Life in Viking Age Jorvik (York)

The buildings where people lived and worked

Unlike the Romans, neither the Anglo-Saxons nor the Vikings were noted for building in stone. Only important buildings such as churches or royal residences would be stone-built - or part stone-built - in Viking Age Jorvik. Most dwelling houses, storehouses and workshops would be of timber and wattle-and-daub construction. In Jorvik, some houses had floor levels which were below the ground outside. Reed or straw thatch would be the usual roofing material. There would be openings high up in the gable ends to allow smoke from the hearth to escape, as there were no chimneys. Some smaller, poorer dwellings may have consisted of just one room with a hearth in the centre. Richer houses would have been larger and have several sleeping alcoves furnished with rugs, pillows and furs. There would be sleeping platforms against the side walls, made of raised earth and faced with wooden boards; these would act as benches for sitting on, keeping feet off the stamped-earth floor and out of draughts. Better houses may have had low stools, chairs, a feasting table and benches.. Chests (kists), which would be lockable in the better homes, were a normal means of storing possessions. A nobleman's or wealthy trader's house may have had richly decorated or carved doors, door posts and gable-end 'barge-boards' and the inside walls may have been hung with decorative tapestries.

Outbuildings and lean-tos would have provided some outside storage for a craftsman's raw materials. Interiors would be gloomy, as openings in walls and roofs were kept to a minimum to keep warmth in. Illumination would be by simple oil lamps (generally carved from stone) or tallow candles. Only the wealthy would have used expensive wax candles.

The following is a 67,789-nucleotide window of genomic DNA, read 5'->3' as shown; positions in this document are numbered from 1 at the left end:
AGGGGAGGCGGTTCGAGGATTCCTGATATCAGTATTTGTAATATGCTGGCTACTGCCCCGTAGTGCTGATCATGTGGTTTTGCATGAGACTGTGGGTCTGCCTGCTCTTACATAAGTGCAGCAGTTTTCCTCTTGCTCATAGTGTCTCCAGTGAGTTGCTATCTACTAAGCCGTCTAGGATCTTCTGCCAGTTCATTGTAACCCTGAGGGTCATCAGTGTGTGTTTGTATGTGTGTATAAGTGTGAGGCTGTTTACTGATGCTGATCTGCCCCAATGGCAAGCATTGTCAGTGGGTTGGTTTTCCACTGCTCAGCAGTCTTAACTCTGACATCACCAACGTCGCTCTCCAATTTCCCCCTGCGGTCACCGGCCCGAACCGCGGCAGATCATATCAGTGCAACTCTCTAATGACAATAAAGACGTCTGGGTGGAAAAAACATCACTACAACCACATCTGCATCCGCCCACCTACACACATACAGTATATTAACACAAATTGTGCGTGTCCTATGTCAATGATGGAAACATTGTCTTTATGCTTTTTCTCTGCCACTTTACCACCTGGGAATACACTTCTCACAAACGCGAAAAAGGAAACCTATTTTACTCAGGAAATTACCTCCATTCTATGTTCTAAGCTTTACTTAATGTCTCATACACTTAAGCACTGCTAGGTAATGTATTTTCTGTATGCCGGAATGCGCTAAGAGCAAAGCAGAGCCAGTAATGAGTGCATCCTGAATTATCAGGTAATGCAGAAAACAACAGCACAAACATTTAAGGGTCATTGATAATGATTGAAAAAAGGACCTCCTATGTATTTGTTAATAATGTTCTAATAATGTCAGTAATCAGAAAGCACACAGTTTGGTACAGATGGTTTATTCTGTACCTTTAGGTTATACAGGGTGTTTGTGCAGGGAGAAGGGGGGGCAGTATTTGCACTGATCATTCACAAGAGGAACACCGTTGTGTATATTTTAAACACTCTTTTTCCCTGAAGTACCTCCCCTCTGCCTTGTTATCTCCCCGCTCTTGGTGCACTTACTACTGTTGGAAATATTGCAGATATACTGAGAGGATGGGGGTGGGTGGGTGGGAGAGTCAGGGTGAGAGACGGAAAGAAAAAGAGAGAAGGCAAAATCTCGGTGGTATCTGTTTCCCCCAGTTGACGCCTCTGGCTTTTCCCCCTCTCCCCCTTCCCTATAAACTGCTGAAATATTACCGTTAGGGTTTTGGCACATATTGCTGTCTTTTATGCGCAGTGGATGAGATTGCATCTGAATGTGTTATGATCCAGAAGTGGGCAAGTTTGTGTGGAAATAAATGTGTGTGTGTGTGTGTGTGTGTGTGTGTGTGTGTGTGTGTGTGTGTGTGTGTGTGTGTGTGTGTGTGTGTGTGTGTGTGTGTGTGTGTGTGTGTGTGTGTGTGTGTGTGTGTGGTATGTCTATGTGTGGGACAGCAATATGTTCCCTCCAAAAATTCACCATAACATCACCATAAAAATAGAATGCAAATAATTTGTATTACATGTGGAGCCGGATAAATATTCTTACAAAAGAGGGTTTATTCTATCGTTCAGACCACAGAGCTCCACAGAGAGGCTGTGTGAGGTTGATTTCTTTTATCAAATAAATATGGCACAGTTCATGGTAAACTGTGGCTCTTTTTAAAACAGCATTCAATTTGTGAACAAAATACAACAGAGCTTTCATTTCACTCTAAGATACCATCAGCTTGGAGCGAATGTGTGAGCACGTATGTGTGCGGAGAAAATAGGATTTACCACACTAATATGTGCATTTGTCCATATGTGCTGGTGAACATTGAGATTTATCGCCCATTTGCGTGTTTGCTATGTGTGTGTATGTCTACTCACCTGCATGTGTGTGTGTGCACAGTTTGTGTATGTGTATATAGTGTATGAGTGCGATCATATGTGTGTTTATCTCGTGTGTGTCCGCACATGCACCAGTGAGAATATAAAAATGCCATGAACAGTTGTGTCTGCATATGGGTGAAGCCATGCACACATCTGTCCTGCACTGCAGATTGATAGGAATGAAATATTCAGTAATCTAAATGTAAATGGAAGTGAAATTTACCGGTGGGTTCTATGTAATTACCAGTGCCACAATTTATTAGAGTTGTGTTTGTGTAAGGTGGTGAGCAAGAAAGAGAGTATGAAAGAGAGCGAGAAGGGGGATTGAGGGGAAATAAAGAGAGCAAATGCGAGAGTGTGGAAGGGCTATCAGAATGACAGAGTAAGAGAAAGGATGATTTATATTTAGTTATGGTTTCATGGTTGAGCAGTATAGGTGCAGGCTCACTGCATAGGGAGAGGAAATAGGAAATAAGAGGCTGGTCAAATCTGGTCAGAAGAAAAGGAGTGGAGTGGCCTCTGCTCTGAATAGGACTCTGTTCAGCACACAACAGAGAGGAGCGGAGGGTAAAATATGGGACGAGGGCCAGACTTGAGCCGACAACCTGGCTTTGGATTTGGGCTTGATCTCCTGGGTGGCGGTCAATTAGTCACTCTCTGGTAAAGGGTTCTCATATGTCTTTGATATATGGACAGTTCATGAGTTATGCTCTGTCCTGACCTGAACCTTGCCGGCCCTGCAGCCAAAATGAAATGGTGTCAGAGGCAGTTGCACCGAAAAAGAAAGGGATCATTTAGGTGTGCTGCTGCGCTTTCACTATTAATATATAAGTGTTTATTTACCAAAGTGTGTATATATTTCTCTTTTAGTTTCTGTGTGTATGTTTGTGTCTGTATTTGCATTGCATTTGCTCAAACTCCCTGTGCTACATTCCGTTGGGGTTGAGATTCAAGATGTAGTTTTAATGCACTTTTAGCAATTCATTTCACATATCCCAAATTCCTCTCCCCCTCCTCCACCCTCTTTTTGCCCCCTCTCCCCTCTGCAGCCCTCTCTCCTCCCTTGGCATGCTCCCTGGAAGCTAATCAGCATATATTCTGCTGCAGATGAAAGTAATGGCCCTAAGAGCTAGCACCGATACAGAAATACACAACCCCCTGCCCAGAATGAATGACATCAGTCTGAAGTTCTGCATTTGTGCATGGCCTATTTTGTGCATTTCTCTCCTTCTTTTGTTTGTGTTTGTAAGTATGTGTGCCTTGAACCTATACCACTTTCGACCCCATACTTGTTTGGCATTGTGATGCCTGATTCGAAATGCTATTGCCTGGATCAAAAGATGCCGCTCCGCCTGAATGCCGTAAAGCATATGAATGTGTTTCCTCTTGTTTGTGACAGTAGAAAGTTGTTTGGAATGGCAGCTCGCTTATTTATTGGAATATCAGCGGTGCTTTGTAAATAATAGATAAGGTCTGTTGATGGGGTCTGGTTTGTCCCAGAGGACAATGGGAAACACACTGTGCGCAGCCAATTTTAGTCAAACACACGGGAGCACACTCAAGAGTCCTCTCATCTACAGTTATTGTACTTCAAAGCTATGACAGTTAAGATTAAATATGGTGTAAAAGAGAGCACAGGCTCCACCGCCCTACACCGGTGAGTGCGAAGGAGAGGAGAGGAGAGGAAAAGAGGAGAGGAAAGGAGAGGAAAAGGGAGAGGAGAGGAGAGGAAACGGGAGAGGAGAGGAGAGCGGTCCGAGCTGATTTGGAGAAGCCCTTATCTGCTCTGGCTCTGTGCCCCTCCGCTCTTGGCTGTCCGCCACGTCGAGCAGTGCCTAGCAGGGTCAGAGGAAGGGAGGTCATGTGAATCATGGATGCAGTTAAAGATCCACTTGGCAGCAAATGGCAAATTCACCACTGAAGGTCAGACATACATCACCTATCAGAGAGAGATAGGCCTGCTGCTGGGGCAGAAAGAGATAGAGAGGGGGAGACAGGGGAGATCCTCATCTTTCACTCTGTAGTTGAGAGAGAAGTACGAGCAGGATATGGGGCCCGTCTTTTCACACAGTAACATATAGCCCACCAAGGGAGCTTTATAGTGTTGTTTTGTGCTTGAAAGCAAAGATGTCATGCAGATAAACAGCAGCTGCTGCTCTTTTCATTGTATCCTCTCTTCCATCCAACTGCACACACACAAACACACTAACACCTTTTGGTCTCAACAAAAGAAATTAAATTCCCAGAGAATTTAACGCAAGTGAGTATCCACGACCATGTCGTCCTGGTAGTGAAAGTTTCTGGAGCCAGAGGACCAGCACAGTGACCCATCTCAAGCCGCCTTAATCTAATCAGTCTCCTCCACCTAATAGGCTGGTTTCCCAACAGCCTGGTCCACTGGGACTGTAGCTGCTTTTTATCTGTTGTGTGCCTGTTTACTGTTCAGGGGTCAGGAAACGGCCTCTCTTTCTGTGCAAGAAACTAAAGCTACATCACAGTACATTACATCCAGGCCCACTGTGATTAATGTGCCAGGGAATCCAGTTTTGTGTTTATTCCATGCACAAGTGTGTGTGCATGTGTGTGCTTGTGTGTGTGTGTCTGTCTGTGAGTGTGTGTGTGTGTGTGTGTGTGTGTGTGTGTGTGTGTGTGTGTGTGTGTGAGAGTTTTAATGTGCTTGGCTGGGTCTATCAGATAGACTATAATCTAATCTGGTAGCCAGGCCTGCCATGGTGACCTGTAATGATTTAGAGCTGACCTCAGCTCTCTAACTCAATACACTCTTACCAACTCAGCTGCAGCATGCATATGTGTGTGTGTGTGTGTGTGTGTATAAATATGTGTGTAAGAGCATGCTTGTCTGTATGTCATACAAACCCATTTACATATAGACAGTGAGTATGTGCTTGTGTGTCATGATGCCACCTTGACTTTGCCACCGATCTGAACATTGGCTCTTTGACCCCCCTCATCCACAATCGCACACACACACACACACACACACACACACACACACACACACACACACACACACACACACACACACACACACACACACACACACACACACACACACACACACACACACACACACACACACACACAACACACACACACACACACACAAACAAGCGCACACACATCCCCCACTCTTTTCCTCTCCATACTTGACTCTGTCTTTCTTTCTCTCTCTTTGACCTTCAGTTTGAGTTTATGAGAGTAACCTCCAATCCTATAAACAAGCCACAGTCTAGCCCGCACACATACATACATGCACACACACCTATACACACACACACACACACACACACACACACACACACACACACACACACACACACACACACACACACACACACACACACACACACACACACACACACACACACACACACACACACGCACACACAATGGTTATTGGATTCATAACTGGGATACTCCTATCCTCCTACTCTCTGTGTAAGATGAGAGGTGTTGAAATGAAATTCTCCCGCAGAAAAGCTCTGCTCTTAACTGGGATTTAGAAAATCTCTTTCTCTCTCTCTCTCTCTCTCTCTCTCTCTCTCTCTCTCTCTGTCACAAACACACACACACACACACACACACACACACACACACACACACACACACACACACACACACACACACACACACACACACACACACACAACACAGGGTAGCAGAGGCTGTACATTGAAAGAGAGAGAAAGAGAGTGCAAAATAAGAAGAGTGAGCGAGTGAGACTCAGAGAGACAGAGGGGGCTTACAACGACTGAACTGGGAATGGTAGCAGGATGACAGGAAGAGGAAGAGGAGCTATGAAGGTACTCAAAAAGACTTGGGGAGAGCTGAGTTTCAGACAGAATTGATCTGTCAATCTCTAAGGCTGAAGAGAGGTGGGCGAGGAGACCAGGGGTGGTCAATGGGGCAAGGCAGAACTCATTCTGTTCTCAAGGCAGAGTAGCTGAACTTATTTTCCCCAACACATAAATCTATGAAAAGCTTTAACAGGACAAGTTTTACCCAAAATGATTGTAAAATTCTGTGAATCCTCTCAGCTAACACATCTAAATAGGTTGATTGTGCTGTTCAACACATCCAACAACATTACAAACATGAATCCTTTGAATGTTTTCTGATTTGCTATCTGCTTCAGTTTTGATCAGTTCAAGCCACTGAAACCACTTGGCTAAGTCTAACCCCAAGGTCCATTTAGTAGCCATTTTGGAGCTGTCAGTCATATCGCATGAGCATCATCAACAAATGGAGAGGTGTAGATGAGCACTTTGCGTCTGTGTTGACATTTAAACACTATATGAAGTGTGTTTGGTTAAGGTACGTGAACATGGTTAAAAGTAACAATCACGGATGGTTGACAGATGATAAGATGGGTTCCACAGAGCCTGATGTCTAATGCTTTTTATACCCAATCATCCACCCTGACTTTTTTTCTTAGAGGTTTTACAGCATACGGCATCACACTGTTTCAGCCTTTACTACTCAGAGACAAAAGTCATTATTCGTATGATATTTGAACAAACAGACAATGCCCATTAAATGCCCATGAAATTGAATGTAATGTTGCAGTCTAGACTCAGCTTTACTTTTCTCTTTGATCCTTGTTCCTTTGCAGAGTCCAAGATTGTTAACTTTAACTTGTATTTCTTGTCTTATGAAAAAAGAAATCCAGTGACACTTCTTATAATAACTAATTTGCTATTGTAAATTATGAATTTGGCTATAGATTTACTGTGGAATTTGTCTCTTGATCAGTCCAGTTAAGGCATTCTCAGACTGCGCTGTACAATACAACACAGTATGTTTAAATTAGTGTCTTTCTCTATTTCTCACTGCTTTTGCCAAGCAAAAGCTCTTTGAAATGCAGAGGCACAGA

In many houses, an upright weaving loom would be an important feature. Household utensils, and provisions would be kept on shelves and there would be a quern for grinding corn. There would be metal or pottery cooking pots, a frame of metal or wood for hanging cooking vessels over the hearth and - in the better homes - perhaps a spit for roasting. Baskets, buckets and pottery jars would be used for storing foodstuff. Fire would be permanent hazard with so much wood and straw about and open cooking hearths. Sometimes there would be a domed clay oven at one end of the house or perhaps outside.

From the evidence of Jorvik, town houses were likely to be closely-packed together with just a small 'garth' or yard surrounded by a wattle fence. People living close together, cooking, fish-drying, salting, smoking, pickling and other food preserving, free-ranging animals (plus manufacturing processes such as tanning leather, blacksmithing, and scouring and dyeing cloth) would have made Jorvik a very smelly place to live !

If you would like to make a model, to get some idea of what a Viking settlement would have been like, Usborne Books produce a kit to cut out and assemble entitled 'Make This Viking Settlement'. This is on sale in countries where Usborne Books are sold and is suitable for 9 years old and upwards, though the younger children will need some help with cutting out and assembling the various buildings. The cargo boat, and the longship-under-construction, are a bit tricky, too ! The finished model is best mounted on a plywood or chipboard base, about 50 cm x 50 cm.

More about Viking houses

A Viking town house
Et byhus i vikingtiden av samme type som funnet i Jorvik
Husene der folk bodde og virket i Jorvik
The buildings where people lived and worked in Jorvik
The excavations of SebbersundA Viking Network Info-sheet by Henriette Suna Niemann Jensen, Tina Thomsen, Niklas Reymann, Anita Vivi Holt, 1d, Noerresundby Gymnasium og HF-Kursus, Februar 1996
The Longhouse

- 14. august 2004 -